Title work will typically cost around $100. The cost of a title search isn’t all that expensive, especially when you consider the cost of everything else over the course of a real estate transaction. It is worth noting, however, that the title search typically comes with title insurance. As its name suggests, title insurance will insure the results of the title search. “If any claim is brought against the property as a result of a pre-existing problem with the title, title insurance can cover the expense,” according to Financial Web. Not surprisingly, title insurance will come at an additional cost. According to the Federal Reserve, “a lender’s policy on a $100,000 loan can range from $175 in one state to $900 in another.”

Who Pays The Preliminary Title Report?

The buyer will typically pay for the preliminary title report. This is because the cost of the preliminary title report is typically included in the closing costs of a deal. There are, of course, exceptions, and just about everything can be negotiated, but for the sake of this article, buyers are going to be expected to pay the closing costs (which will include the title search/report).

What Is The Most Important Part Of A Title Report?

There are 3 crucial sections that must be reviewed thoroughly in the preliminary title report. They include the legal description, property taxes, and mortgage liens. The legal description will mention where the property is located, how it is zoned, and what the boundaries of the lot are in relation to nearby streets. This section should be specific and accurate; review it with your real estate agent if you have any questions.

The property tax information will establish whether or not there are any taxes owed on the house. In order to ensure the sale of the property, any taxes must be settled. In other words: you cannot purchase a home with outstanding taxes. Following this information, a title report will outline mortgage liens. These will be listed in descending order, with the largest lien holder at the top of the list. There will be other information included in a title report, but reviewing these three sections is a good way to start.

What Is Title Insurance?

Title insurance protects the owner (or lenders) against any problems that may arise over the legal ownership of the property. Title insurance can be broken into two main types, the owner’s insurance and lender’s insurance. Owner’s insurance will protect you (the buyer) from any ownership disputes, while lender’s insurance will protect the bank that financed the home. For example, if you purchase a property and someone else turned out to be the rightful owner title insurance would pay back the value of the home.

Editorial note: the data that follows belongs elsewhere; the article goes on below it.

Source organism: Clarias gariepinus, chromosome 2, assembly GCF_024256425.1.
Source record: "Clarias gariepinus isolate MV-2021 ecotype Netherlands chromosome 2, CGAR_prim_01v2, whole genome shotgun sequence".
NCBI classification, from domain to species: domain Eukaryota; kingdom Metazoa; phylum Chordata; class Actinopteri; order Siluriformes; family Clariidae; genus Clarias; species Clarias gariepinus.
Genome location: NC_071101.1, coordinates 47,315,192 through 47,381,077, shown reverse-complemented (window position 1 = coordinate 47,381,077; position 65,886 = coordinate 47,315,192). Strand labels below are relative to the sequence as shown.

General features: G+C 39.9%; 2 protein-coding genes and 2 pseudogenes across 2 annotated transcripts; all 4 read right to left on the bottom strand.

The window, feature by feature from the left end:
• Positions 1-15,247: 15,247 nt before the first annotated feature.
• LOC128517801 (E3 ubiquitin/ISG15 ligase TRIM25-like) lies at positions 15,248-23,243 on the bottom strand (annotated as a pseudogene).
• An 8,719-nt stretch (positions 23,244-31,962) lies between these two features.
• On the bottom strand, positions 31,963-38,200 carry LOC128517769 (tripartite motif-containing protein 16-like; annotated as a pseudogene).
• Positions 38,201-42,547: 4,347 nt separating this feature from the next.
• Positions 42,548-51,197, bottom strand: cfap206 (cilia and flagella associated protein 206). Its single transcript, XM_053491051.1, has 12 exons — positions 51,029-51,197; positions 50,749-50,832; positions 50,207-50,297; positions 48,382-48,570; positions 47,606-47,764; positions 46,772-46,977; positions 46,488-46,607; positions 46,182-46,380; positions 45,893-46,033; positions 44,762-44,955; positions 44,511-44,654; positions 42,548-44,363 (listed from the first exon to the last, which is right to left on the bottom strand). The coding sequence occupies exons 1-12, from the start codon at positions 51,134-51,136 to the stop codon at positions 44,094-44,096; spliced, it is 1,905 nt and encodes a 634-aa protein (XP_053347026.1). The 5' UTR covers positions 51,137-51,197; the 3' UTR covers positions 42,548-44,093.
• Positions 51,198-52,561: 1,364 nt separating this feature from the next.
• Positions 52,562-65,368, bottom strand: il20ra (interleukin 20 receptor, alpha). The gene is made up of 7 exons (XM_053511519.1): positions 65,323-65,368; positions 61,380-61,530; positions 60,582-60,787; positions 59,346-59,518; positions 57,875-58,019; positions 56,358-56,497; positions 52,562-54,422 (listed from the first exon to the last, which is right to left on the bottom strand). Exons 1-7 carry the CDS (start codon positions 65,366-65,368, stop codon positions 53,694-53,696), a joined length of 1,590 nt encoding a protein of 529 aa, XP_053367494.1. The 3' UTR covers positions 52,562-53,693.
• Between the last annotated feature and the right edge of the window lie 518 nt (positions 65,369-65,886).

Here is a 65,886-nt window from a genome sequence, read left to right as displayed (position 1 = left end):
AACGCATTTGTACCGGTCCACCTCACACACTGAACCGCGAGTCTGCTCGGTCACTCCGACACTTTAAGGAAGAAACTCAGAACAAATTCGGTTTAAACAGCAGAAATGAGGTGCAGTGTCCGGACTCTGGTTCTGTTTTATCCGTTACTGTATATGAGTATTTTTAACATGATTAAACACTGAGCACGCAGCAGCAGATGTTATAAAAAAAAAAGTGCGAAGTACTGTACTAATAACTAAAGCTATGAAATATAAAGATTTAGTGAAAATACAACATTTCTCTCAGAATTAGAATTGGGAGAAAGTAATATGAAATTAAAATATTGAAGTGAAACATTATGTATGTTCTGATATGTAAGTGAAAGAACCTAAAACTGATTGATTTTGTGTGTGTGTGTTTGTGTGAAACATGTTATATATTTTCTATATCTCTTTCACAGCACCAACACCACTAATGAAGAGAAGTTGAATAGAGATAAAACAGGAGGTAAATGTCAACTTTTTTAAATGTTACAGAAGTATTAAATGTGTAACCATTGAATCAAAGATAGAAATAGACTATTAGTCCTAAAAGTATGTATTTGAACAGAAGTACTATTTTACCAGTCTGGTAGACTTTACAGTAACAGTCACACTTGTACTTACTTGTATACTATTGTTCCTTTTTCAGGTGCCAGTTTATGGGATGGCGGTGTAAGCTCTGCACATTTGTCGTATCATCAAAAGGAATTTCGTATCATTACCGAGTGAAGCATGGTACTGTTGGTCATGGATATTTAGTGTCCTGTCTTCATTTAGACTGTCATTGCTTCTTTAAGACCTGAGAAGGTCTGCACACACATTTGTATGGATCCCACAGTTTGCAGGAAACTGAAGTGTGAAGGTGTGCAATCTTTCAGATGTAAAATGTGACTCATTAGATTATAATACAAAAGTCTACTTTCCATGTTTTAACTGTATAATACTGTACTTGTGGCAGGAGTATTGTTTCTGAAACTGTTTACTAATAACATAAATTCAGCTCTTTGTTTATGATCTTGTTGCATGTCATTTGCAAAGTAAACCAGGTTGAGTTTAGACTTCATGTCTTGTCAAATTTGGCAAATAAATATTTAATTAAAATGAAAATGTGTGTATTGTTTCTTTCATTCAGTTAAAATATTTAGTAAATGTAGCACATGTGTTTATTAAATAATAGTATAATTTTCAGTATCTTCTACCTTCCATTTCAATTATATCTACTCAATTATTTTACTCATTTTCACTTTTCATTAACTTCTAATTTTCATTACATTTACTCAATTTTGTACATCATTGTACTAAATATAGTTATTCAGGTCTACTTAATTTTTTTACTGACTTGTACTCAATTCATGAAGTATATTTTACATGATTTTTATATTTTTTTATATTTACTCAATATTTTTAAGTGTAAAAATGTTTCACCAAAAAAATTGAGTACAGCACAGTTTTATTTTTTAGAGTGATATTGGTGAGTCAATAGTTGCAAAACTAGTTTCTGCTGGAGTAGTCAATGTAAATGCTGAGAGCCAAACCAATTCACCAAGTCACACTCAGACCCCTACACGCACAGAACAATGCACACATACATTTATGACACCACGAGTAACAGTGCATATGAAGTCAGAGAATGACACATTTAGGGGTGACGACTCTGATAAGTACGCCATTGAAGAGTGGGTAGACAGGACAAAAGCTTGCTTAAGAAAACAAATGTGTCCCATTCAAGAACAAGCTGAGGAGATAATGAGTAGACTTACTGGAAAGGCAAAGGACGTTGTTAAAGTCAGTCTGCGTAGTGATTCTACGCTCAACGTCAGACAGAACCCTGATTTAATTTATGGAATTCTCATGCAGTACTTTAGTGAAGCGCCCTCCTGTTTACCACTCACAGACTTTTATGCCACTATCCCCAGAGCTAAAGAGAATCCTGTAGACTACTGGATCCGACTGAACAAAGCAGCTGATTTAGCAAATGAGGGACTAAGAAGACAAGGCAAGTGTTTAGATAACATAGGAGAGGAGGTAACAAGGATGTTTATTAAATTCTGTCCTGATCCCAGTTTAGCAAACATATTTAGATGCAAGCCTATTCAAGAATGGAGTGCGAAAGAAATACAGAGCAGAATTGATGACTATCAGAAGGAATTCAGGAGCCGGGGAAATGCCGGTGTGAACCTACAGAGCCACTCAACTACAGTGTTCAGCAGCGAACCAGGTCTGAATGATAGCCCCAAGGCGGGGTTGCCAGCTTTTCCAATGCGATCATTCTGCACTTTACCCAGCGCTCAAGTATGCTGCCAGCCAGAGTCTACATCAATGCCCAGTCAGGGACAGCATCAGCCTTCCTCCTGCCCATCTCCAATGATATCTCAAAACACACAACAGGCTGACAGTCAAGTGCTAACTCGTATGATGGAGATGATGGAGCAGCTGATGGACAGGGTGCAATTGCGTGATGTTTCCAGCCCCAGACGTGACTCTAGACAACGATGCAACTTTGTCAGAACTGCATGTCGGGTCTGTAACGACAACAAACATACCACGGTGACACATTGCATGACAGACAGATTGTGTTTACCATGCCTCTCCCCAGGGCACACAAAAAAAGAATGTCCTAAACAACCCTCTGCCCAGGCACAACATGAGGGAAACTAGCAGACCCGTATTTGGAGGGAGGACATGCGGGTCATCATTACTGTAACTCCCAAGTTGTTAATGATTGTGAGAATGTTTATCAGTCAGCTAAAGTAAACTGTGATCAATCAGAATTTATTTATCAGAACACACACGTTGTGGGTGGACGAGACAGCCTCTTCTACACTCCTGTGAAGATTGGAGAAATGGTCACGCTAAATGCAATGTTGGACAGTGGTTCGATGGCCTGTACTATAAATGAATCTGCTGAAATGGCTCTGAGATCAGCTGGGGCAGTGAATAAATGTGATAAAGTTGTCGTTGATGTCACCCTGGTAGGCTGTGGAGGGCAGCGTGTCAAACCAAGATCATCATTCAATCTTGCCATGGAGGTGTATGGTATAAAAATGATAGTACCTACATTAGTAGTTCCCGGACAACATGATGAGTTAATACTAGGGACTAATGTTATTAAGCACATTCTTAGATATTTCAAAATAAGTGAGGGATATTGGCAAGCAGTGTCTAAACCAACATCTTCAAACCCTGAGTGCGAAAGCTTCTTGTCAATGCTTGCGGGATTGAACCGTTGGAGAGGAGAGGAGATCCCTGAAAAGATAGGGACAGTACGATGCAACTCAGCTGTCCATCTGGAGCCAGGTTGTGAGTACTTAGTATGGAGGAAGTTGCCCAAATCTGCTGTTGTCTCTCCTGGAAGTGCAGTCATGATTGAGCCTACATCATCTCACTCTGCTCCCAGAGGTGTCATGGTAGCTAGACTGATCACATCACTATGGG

While title disputes may not be particularly common, it is always a good idea to protect yourself from any potential issues. If you work with a title officer on finding a property, it will typically be offered at the time of the preliminary report. When purchasing a property or other large asset, it is always a good idea to make sure you are protected in the event any issues arise.

How Do You Choose A Title Company?

To choose a title company you can either ask around your network or search online for options in your market area. Once you have a few options in mind be sure to look for customer feedback online. A title report is crucial to the sale of a house, so make sure you find someone you can trust to get the job done right. While it may be tempting to work with the first company you see, mind your due diligence and search for options. Feel free to reach out if you have any questions for a potential title officer, after all they are there to help.

What Are Common Property Title Problems When Buying A House?

A number of issues have the potential to show up on a title report, but some of the most common are those outlined below:

  • Liens: A lien is a legal claim of ownership listed on the title of a home. It is worth noting that anyone owed money by a homeowner can file a lien on a home, not excluding utility companies, contractors and tax departments.

  • Easements: Easements represent another person’s right to use the land for a specific purpose. While not as common as liens, and may not eve prevent a property from selling, you must keep an eye out for easements.

  • Encroachments: As the term suggests, encroachments identify pieces of property that encroach on other people’s land. That means the property you are looking to buy might encroach on another person’s land, or vice versa. Either way, a title report will bring these issues to light.

property title report

Summary

Whether you are a first time homebuyer or a seasoned investor, it is crucial to know what you are getting into when purchasing a property. That’s exactly what makes a title report so important: it outlines everything you need to know about owning the property. Always mind your due diligence during the closing process and request a title report. Further, read through the above questions to make sure you know what you are looking for when you get one. By taking the extra step to learn how a title report works you can help avoid potential problems down the road.

Have you ever had any issues with a title report? Better yet, do you have any suggestions for your fellow readers? Feel free to let us know in the comments below.